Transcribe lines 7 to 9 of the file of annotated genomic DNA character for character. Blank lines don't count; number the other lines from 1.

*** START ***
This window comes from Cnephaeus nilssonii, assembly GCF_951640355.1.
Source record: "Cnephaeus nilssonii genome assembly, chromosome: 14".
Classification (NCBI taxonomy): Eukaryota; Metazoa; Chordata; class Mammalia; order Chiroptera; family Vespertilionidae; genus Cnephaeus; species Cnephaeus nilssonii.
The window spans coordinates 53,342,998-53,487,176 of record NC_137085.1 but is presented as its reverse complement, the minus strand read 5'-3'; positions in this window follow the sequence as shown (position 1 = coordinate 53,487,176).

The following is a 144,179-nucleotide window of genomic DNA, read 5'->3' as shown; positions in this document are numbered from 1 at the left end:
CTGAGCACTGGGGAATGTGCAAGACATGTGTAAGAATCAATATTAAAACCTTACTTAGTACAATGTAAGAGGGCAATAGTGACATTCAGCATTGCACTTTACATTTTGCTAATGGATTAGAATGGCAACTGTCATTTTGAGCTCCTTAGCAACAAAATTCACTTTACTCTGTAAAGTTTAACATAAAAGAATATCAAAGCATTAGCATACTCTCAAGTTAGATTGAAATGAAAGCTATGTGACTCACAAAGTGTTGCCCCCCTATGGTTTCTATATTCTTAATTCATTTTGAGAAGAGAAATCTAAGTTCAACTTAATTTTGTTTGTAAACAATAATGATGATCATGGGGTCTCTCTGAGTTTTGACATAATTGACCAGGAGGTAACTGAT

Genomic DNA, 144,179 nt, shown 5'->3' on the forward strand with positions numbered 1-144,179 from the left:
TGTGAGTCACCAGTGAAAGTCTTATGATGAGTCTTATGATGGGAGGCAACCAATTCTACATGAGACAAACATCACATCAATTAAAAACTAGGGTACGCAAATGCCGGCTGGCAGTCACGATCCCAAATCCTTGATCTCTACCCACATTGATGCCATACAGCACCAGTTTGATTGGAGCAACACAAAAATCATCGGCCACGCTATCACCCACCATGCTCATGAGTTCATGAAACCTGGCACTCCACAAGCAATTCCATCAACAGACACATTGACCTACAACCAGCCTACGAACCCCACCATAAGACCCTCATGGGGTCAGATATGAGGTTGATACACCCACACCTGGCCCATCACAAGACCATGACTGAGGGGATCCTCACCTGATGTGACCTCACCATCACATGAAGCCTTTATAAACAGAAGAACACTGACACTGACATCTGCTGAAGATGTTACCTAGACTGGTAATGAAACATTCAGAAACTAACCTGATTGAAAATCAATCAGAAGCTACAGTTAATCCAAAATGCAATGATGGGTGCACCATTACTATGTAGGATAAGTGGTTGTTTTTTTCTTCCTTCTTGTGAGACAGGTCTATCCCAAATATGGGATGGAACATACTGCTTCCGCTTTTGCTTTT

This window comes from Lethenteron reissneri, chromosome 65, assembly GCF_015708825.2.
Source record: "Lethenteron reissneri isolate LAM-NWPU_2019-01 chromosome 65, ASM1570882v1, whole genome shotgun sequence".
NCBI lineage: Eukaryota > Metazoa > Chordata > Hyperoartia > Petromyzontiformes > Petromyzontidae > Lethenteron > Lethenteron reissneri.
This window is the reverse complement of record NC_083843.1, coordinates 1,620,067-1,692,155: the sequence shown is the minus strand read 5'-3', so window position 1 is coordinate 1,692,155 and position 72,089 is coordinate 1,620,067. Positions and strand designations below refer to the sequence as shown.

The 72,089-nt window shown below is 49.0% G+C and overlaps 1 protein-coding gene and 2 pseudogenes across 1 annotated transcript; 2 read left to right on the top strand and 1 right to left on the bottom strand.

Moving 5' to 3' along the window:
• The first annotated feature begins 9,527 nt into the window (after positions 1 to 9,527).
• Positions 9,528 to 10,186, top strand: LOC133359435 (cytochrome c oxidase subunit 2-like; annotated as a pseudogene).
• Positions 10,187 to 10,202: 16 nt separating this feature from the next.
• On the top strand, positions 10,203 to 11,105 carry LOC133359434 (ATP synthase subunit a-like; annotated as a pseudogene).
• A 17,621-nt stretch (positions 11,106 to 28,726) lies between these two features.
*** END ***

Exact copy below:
Genomic DNA, 144,179 nt, shown 5'->3' on the forward strand with positions numbered 1-144,179 from the left:
TGTGAGTCACCAGTGAAAGTCTTATGATGAGTCTTATGATGGGAGGCAACCAATTCTACATGAGACAAACATCACATCAATTAAAAACTAGGGTACGCAAATGCCGGCTGGCAGTCACGATCCCAAATCCTTGATCTCTACCCACATTGATGCCATACAGCACCAGTTTGATTGGAGCAACACAAAAATCATCGGCCACGCTATCACCCACCATGCTCATGAGTTCATGAAACCTGGCACTCCACAAGCAATTCCATCAACAGACACATTGACCTACAACCAGCCTACGAACCCCACCATAAGACCCTCATGGGGTCAGATATGAGGTTGATACACCCACACCTGGCCCATCACAAGACCATGACTGAGGGGATCCTCACCTGATGTGACCTCACCATCACATGAAGCCTTTATAAACAGAAGAACACTGACACTGACATCTGCTGAAGATGTTACCTAGACTGGTAATGAAACATTCAGAAACTAACCTGATTGAAAATCAATCAGAAGCTACAGTTAATCCAAAATGCAATGATGGGTGCACCATTACTATGTAGGATAAGTGGTTGTTTTTTTCTTCCTTCTTGTGAGACAGGTCTATCCCAAATATGGGATGGAACATACTGCTTCCGCTTTTGCTTTT

This window comes from Lethenteron reissneri, chromosome 65, assembly GCF_015708825.2.